Reunions are such a tricky business. A band will never be followed under such scrutiny and (often biased) critique than if they’ve disbanded and eventually reunited. You can double up the cynicism if we’re talking about a band who were universally lauded and respected within their genre during their original incarnation. How do you even go about the concept of getting your old band back together and not making it seem like a cash-in? Should you be honest about your motives, take the money and run ala At The Drive-In? Or should you try to make it seem like you were never away and attempt a new album ala Soundgarden? And regardless of your decision, how do you make anything you do seem tasteful and necessary? Are your band even still relevant in the modern scene? Will even the adoring throng you had the first time round still care? These are questions every band making the hasty decision to reunite must face. And truthfully, they apply to a band like Vision Of Disorder in a way most bands couldn’t comprehend.
Although quite a small prospect even at the height of their commercial viability, Vision Of Disorder are one of the most important bands of all time when it comes to the shape of the hardcore scene in 2012. You can hear their savage riffage, unconventional song structures and world beating choruses today in every band from The Dillinger Escape Plan to Killswitch Engage, and hardcore fans will often lump their 1998 magnum opus Imprint in with Converge’s Jane Doe and Poison The Well’s The Opposite Of December in regards to its influence on the hardcore and metalcore movements that flourished in their wake. With that in mind, the suggestion of a new Vision Of Disorder album comes with its fair share of risks. To maintain any standard of credibility, VOD have to at the very least match the consistency of their back catalogue, and under the sardonic eyes of the hardcore community (especially in America), this is under no circumstances an easy task.
But within the first 20 seconds of album opener ‘Loveless’, it seems as though they just might stand a chance. Matt Baumbach and Mike Kennedy’s truly monstrous riffs are all there alongside Tim Williams’ unmistakeable growl and his effervescent clean singing on the massive chorus, and of course one of the most skilled rhythm sections in metal in Brendon Cohen and Mike Fleischmann, amply keeping up with the constantly shifting tempos and mind-bending guitar work. But what is instantly striking is how youthful it sounds. It certainly doesn’t sound like the work of a band in its 20th year of existence, and even less so like the work of a band who haven’t recorded together in more than 10 years. That it continues in much of the same vein and rarely decreases in quality makes it all the more remarkable considering that this is a comeback album.
As opposed to the “experimental” nature of their last full length album From Bliss To Devastation, The Cursed Remain Cursed plays largely to VOD’s strengths, staying mostly away from any kind of dynamic shifts or radical shifts in direction and instead veering from lurching heaviness to neck-snapping thrash. But what holds it all together is their innate sense of groove and song, as showcased on the brilliant ‘Blood Red Sun’ and the almost extreme metal stylings of ‘Annihilator’, which has flashes of Slayer and Sick Of It All all at once. Elsewhere, ‘Skullz Out (Rot In Pieces)’ pulsates like 1995-era Alice In Chains before breaking into Every Time I Die territory in its middle section, but the album is not without its moments of supposed filler, with ‘The Enemy’ coming off as little more than a B-Side and questionable choice of album closer ‘Heart And Soul’ dabbling in dreamy soundscapes, which is quite jarring after the barrage of metallic hardcore and ferocity that makes up the rest of the album. But these are just minor forks in the road of an album that is so intimidatingly strong and consistent – an album that you’d be forgiven for thinking they didn’t have in them.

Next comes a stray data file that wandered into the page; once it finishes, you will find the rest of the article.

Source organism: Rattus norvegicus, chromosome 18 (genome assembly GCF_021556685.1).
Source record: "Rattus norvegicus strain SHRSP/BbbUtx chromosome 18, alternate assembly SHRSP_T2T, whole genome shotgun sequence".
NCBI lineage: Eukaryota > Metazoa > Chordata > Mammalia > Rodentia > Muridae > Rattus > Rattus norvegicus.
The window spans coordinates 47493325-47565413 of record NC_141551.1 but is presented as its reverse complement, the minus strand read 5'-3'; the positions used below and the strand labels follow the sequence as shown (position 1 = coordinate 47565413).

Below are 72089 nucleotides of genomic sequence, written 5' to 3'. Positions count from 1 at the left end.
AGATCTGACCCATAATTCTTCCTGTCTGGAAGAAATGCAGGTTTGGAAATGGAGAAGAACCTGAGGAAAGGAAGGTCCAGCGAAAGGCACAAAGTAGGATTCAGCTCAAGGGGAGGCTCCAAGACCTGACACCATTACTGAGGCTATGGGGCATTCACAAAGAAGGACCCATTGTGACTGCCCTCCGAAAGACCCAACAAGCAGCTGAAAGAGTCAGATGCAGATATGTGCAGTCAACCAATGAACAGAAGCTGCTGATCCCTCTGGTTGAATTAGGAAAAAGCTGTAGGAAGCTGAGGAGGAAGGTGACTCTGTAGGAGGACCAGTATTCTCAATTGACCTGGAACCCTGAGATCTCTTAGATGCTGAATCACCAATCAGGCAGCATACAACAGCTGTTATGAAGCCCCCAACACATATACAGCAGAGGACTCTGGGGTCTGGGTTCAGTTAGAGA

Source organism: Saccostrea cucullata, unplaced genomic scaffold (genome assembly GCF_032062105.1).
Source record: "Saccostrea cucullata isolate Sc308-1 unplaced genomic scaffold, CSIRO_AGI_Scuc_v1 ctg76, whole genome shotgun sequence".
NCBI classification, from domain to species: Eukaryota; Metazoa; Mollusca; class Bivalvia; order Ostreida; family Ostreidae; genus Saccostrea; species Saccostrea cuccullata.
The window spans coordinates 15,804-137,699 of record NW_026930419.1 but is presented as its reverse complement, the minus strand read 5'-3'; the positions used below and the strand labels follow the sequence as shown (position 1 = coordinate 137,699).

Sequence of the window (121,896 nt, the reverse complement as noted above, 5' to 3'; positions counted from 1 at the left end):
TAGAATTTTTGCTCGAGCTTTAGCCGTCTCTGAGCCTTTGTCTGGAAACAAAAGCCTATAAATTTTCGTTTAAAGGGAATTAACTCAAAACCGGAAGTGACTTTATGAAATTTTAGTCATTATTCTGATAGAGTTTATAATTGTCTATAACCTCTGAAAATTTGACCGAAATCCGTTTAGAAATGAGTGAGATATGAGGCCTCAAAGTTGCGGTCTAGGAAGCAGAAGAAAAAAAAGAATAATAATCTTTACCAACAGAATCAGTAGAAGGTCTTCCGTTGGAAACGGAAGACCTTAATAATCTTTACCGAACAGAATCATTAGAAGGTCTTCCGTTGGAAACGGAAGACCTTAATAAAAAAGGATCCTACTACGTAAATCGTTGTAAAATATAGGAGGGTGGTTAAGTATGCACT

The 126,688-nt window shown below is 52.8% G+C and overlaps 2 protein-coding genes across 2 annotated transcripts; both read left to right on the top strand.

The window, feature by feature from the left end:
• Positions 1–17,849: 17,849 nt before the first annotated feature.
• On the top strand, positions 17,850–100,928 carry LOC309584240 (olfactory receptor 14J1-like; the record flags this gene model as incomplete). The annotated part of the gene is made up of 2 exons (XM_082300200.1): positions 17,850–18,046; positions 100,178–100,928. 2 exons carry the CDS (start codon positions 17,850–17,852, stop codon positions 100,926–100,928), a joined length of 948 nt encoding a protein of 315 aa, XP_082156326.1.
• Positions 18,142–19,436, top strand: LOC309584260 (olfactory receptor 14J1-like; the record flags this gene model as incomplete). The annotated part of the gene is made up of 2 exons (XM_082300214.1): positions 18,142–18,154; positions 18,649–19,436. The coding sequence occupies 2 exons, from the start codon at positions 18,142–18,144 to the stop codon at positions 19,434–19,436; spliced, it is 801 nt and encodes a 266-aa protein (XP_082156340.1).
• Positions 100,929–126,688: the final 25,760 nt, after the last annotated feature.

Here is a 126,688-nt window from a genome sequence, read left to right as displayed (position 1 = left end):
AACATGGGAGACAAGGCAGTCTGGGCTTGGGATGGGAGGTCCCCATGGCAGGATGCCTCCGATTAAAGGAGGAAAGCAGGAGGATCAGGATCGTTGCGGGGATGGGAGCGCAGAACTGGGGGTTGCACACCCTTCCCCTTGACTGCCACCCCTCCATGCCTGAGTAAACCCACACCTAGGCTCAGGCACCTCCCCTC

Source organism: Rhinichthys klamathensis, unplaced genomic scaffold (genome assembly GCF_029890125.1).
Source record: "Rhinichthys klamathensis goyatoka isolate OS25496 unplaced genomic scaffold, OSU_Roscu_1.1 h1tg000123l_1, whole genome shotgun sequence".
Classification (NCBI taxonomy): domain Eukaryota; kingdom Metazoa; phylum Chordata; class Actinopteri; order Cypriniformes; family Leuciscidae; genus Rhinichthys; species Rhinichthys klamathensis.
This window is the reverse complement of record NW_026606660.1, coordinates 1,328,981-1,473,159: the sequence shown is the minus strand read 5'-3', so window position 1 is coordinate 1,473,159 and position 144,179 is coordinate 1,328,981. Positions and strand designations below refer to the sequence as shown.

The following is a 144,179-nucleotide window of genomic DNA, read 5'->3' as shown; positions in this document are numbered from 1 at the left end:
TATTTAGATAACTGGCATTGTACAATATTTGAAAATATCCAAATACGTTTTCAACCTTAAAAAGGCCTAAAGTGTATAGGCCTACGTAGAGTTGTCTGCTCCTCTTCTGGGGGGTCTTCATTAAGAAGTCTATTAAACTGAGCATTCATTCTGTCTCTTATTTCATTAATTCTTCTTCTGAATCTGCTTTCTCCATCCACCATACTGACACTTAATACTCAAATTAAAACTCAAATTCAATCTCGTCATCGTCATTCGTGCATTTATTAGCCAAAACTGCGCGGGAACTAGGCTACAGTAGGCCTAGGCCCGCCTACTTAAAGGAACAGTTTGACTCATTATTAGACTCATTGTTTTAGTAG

In summation, The Cursed Remain Cursed is one of the highest quality hardcore releases of 2012, and one of the rare comeback albums that more than justifies its hype. Skilled and inventive songwriting aside, it is an album made up of performances that younger bands have previously strived for but have gotten lost amongst over-production and stagnation, with a production job that highlights their individual skills and makes sure that every second is the heaviest it can be without sacrificing any of its clarity, something of a rarity in metal these days. The down-picking duo of Baumbach and Kennedy sound so vital and excited to be playing their new creations that it’s difficult to not be inspired by the sheer number of ideas on display here, and that they have managed to meld the bottomless pile of riffs that lesser bands would give their first-borns for into 11 concise and coherent songs is astonishing. Along with Williams’ knack for creating gigantic hooks whether he’s destroying his voice box or delivering a sing-a-long chorus, they can’t lose. This is a more than deserving addition to their enduring legacy. It’s always the influential ones that break up, isn’t it? Thank God Vision Of Disorder didn’t lose any of their spark in the decade plus they were away. This just might be the only time a reunion has been done the proper way.
2. Set To Fail
3. Blood Red Sun
4. Hard Times
6. Skullz Out (Rot In Pieces)
7. The Enemy
8. The Seventh Circle
9. New Order Of Ages
10. Be Up On It
11. Heart And Soul